In some embodiments, the water-based consolidating emulsion may make up at least about 0.1% w/v to about 25% w/v of the drill-in fluid; in still other embodiments the water-based consolidating emulsion may make up at least about 3% w/v to about 6% w/v of the drill-in fluid.

In some embodiments of the methods of the present invention, the drill-in fluids may further comprise one or more of a weighing agent; a viscosifying agent; a self degradable polymer particulate; and a hydratable gel particulate that may degrade into a liquid. In the methods of the present invention, the water-based consolidating emulsion comprises a hardenable resin component, a silane coupling agent, and a surfactant. In some embodiments, the drill-in fluid may further comprise a foaming agent and a gas; in embodiments wherein a foaming agent is used, the need for a fluid loss control agents, weighing agents, and/or viscosifying agents may be reduced or eliminated.

The drill-in fluids suitable for use in the present invention comprise an aqueous fluid and a water-based consolidating emulsion.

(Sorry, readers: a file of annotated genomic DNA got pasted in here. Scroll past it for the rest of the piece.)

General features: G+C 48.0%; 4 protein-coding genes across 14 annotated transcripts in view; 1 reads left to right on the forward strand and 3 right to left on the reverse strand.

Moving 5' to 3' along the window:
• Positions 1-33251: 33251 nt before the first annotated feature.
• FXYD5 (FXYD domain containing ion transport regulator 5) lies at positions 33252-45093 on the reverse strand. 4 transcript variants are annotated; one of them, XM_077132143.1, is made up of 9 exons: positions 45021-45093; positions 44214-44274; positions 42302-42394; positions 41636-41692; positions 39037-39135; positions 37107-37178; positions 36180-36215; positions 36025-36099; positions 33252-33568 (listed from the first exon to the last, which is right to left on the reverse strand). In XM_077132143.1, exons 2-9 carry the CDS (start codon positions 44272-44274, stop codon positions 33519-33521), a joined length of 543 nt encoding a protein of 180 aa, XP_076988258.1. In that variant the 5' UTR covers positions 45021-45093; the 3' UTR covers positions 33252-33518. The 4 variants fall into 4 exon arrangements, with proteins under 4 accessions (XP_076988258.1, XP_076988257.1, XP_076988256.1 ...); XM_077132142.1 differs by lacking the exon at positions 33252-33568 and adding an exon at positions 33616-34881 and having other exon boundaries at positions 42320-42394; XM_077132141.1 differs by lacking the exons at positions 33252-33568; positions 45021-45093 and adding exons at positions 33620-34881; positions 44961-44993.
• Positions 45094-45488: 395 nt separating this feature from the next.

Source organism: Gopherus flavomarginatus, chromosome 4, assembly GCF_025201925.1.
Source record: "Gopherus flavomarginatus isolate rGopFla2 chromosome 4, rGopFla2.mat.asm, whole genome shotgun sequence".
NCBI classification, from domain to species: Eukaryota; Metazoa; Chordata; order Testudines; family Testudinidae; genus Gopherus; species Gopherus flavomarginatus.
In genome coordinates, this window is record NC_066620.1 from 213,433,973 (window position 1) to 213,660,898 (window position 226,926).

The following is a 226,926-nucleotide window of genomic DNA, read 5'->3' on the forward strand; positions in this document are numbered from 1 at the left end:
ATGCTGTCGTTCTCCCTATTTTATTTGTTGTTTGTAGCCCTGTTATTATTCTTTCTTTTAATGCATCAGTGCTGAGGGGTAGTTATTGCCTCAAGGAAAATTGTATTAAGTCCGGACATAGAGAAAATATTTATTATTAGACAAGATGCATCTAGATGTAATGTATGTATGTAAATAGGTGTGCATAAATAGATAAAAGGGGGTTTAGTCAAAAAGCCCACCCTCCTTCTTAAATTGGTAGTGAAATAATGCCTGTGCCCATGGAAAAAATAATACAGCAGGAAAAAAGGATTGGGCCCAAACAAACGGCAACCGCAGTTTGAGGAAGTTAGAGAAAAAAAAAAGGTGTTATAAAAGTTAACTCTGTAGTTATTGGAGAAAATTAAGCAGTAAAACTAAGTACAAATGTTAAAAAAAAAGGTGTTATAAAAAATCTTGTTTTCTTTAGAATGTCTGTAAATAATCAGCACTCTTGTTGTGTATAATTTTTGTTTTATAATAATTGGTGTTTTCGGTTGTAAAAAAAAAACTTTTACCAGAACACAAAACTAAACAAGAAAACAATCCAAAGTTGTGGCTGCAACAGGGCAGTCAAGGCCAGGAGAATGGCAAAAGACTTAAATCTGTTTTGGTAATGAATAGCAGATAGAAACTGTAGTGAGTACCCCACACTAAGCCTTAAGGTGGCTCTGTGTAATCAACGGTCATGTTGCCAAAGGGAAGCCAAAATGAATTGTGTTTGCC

Suitable aqueous fluids that may be used in the drill-in fluids suitable for use in the present invention include fresh water, salt water, brine, seawater, or any other aqueous fluid that, preferably, does not adversely react with the other components used in accordance with this invention or with the subterranean formation. In some preferred embodiments, the aqueous fluid base comprises a brine. It has been found that some water-based consolidating emulsions may become unstable in the presence of salt, such as that found in a brine or in seawater. However, water-based consolidating emulsions suitable for use in the present invention have been found to remain stable over a period of months even in the presence of a 3% KCl brine. For example, when water-based consolidating emulsions were stored in final compositions of 3% KCl brine at room temperature (i.e., ˜72° F.) in the laboratory for over nine months and then tested, it was found that they were able to provide good consolidation strengths. Similarly, when the water-based consolidating emulsions were stored in final compositions of 3% KCl brine at elevated temperatures (to simulate storage in a warehouse) for a period of about two months and then tested, it was found that they were able to provide good consolidation strengths. Thus, it may be desirable to choose a water-based consolidating emulsion as the preferred water-based consolidating emulsion when the selected aqueous fluid is salt water, a brine, seawater, or some other aqueous fluid comprising salts. Suitable aqueous fluids may contain salt concentrations, such as of KCl, range from 2% (w/v) to 7% (w/v) to, among other things, satisfy the ionic balance to control clay swelling and fines migration. It is within the ability of one skilled in the art with the benefit of this disclosure to determine if and how much salt may be desirable in the aqueous fluid bases used in the present invention.